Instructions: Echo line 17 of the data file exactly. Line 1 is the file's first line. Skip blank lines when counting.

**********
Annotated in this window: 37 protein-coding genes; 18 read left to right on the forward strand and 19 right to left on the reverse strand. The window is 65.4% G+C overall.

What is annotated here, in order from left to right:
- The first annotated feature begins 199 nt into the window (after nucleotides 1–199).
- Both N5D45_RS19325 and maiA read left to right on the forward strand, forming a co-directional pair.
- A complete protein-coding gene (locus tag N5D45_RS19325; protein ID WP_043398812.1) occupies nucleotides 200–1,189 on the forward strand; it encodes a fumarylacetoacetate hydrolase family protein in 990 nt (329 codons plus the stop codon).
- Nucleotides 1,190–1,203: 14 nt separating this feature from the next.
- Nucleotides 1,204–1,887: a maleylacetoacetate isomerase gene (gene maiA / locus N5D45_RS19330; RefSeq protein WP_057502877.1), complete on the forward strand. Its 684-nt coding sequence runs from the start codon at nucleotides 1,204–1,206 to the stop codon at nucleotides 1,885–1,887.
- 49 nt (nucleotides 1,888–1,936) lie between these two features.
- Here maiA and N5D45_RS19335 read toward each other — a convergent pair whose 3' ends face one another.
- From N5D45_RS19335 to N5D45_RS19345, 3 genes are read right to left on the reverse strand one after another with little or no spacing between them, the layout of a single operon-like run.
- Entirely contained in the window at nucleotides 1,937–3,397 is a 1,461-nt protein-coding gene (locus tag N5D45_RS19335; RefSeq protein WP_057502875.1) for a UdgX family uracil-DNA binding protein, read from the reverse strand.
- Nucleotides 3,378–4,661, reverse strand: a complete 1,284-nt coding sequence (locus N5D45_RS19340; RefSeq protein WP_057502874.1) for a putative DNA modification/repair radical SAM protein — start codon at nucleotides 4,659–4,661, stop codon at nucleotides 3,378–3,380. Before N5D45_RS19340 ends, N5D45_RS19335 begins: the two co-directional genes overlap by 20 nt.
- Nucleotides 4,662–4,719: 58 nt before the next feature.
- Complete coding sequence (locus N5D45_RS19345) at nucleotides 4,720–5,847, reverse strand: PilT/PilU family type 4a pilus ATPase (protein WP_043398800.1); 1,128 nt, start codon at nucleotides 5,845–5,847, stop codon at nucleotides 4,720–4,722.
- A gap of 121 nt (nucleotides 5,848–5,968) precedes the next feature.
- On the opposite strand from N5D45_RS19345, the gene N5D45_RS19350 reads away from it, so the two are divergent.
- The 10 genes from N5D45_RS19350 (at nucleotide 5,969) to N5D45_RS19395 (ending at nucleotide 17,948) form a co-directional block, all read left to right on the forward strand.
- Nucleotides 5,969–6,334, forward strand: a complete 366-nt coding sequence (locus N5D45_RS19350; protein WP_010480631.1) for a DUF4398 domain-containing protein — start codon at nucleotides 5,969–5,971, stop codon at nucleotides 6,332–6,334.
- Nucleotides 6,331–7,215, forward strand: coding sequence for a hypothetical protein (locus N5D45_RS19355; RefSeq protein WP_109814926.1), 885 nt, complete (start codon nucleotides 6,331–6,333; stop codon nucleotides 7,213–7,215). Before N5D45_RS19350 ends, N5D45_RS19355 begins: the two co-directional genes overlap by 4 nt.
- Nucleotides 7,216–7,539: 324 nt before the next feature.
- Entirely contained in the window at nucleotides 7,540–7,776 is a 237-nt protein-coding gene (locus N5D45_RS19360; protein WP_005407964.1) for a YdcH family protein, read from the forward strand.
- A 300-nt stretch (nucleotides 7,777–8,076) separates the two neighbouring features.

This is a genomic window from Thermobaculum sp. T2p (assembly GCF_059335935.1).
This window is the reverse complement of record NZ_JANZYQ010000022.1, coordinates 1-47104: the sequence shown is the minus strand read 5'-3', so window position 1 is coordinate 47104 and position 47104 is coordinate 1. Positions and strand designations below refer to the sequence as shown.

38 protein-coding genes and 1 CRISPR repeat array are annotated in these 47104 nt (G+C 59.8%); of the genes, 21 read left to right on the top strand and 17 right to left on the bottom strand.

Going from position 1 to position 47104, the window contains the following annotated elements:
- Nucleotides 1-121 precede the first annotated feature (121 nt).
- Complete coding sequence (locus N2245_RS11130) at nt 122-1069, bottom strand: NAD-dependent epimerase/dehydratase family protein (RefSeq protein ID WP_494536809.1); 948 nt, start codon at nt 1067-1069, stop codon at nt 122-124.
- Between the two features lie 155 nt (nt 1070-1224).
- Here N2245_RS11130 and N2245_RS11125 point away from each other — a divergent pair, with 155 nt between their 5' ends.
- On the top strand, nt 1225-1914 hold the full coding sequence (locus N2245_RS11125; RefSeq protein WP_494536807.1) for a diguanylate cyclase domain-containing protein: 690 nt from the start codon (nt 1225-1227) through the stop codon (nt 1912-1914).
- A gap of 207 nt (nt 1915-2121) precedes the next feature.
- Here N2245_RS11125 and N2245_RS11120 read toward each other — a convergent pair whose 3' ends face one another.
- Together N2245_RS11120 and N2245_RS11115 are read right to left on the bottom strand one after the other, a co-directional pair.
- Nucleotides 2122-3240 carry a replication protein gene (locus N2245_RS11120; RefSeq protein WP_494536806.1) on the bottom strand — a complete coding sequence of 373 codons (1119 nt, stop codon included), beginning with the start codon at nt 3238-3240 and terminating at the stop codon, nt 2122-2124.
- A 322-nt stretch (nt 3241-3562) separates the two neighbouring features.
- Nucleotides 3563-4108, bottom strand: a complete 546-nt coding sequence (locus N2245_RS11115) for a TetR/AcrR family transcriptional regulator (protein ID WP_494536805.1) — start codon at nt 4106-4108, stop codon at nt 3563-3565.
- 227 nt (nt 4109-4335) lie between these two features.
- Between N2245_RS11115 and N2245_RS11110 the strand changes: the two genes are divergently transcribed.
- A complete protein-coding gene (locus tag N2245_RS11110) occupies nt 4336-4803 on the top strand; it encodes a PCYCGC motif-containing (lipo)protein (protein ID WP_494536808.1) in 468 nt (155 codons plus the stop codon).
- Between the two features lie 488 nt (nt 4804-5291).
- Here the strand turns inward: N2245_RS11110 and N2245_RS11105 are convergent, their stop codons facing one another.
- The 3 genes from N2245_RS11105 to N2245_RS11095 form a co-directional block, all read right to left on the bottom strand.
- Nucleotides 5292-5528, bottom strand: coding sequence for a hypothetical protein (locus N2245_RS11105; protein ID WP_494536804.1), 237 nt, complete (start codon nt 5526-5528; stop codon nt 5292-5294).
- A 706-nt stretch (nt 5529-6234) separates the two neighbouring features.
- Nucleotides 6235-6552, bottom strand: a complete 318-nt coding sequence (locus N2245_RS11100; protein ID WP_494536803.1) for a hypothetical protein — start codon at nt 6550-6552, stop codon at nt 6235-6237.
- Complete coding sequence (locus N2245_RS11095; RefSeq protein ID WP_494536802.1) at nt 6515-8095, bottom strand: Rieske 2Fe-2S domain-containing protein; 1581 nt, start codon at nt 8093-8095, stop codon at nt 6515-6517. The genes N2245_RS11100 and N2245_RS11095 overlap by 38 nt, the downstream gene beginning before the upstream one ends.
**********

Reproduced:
- The 10 genes from N5D45_RS19350 (at nucleotide 5,969) to N5D45_RS19395 (ending at nucleotide 17,948) form a co-directional block, all read left to right on the forward strand.